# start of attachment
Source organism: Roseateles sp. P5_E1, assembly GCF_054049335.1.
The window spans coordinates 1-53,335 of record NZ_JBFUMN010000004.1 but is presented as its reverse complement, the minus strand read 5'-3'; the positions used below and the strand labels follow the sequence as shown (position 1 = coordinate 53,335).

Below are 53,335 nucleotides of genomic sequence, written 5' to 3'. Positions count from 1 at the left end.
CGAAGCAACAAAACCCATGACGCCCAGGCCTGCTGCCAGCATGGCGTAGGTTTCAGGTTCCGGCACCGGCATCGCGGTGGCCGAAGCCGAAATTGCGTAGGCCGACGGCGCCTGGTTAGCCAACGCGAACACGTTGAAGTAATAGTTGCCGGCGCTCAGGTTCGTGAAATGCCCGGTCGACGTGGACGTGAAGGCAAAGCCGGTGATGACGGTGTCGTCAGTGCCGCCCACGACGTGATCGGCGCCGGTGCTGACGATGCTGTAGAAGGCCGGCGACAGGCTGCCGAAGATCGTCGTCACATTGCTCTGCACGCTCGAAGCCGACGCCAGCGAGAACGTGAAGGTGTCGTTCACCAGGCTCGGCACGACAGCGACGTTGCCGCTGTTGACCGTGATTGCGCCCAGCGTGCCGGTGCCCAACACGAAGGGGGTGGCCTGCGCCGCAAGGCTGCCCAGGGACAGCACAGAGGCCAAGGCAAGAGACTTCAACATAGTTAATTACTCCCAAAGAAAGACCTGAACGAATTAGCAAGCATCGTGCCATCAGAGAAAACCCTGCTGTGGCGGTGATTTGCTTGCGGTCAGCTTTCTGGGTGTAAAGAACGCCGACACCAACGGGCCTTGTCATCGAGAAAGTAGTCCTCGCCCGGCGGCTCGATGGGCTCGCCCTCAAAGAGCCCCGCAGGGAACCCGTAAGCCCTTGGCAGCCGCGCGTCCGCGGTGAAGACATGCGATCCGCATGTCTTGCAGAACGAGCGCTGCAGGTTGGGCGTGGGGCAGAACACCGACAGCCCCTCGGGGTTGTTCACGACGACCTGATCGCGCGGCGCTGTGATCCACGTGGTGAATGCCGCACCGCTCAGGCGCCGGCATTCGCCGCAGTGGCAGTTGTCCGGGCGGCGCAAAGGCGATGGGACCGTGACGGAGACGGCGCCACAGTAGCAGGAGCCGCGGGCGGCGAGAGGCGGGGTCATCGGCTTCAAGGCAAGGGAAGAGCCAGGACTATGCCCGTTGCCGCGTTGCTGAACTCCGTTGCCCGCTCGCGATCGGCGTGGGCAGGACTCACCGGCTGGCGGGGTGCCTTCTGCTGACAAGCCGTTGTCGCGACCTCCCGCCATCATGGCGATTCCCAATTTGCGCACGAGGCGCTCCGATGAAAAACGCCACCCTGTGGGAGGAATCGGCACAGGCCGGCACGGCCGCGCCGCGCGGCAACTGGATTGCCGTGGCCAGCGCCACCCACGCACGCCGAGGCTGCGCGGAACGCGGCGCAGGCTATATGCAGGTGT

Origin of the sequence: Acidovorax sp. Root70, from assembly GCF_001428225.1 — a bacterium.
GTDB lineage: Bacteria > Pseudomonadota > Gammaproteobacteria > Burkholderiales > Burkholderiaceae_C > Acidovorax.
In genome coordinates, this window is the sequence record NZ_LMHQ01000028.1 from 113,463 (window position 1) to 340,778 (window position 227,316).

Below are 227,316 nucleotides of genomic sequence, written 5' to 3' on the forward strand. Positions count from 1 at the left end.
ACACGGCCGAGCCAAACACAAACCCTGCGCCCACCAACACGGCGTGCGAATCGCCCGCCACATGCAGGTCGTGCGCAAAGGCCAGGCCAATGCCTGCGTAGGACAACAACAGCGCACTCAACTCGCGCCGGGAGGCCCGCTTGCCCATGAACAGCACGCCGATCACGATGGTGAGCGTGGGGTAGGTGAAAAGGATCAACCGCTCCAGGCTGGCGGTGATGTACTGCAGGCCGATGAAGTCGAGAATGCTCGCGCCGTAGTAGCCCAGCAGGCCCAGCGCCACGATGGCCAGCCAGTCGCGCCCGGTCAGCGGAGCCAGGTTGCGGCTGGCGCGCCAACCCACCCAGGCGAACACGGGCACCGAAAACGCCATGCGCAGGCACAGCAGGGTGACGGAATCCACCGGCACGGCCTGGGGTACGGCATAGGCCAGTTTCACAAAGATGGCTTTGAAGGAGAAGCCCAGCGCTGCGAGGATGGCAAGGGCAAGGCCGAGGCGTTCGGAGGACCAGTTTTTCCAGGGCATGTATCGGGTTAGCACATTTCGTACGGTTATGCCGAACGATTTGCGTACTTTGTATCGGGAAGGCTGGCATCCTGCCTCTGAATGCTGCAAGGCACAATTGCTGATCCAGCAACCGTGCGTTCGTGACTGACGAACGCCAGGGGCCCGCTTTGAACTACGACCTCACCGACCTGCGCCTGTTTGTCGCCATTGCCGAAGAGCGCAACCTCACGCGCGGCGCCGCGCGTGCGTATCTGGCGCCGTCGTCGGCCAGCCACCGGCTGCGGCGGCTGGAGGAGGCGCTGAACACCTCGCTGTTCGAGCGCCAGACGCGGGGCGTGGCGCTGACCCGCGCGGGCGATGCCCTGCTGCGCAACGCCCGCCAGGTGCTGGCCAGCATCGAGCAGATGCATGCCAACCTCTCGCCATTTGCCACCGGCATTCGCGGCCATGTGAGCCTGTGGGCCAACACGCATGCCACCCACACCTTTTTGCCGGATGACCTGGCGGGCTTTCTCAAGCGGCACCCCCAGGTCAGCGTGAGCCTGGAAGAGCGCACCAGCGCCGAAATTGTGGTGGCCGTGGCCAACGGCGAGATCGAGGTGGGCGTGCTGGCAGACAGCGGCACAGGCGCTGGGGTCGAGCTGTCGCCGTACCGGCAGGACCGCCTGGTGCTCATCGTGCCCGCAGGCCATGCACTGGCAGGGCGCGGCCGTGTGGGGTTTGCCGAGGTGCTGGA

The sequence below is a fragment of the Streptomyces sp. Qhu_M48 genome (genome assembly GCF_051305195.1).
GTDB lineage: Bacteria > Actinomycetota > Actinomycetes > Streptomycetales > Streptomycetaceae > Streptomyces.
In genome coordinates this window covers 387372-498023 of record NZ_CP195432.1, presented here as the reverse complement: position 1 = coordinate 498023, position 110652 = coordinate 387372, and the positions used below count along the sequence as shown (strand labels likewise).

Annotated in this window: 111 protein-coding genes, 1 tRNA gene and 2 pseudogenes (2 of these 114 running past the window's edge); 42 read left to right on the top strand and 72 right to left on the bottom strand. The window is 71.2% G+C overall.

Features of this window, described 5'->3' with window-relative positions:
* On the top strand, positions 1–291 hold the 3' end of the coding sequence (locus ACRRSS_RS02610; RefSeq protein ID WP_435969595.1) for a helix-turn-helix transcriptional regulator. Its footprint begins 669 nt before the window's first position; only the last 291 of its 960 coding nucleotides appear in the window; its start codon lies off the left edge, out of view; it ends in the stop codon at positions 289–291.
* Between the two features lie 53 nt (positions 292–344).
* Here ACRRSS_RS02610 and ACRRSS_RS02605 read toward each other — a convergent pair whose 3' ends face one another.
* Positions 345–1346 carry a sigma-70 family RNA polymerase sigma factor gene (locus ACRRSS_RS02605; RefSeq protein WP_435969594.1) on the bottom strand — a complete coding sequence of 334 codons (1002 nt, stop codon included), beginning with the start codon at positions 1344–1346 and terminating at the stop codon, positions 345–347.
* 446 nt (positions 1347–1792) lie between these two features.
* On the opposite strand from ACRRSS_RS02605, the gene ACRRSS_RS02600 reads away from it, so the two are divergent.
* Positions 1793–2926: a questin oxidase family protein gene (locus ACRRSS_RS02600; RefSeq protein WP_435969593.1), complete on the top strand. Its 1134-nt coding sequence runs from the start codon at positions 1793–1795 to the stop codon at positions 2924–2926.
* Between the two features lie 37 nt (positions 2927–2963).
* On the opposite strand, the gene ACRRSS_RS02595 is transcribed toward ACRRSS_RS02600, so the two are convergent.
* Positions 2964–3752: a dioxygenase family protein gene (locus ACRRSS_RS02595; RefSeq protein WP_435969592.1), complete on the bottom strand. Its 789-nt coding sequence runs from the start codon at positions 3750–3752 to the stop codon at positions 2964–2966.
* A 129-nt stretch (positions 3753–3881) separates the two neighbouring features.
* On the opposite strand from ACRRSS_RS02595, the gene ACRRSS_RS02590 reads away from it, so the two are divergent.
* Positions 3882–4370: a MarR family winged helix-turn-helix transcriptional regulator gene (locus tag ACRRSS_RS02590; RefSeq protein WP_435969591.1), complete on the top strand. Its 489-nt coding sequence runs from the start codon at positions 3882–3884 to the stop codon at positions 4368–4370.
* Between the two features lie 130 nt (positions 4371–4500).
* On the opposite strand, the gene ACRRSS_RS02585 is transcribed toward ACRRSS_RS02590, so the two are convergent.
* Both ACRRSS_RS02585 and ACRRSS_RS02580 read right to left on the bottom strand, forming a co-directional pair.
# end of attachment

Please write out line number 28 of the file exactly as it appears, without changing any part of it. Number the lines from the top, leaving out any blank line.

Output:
* Between the two features lie 130 nt (positions 4371–4500).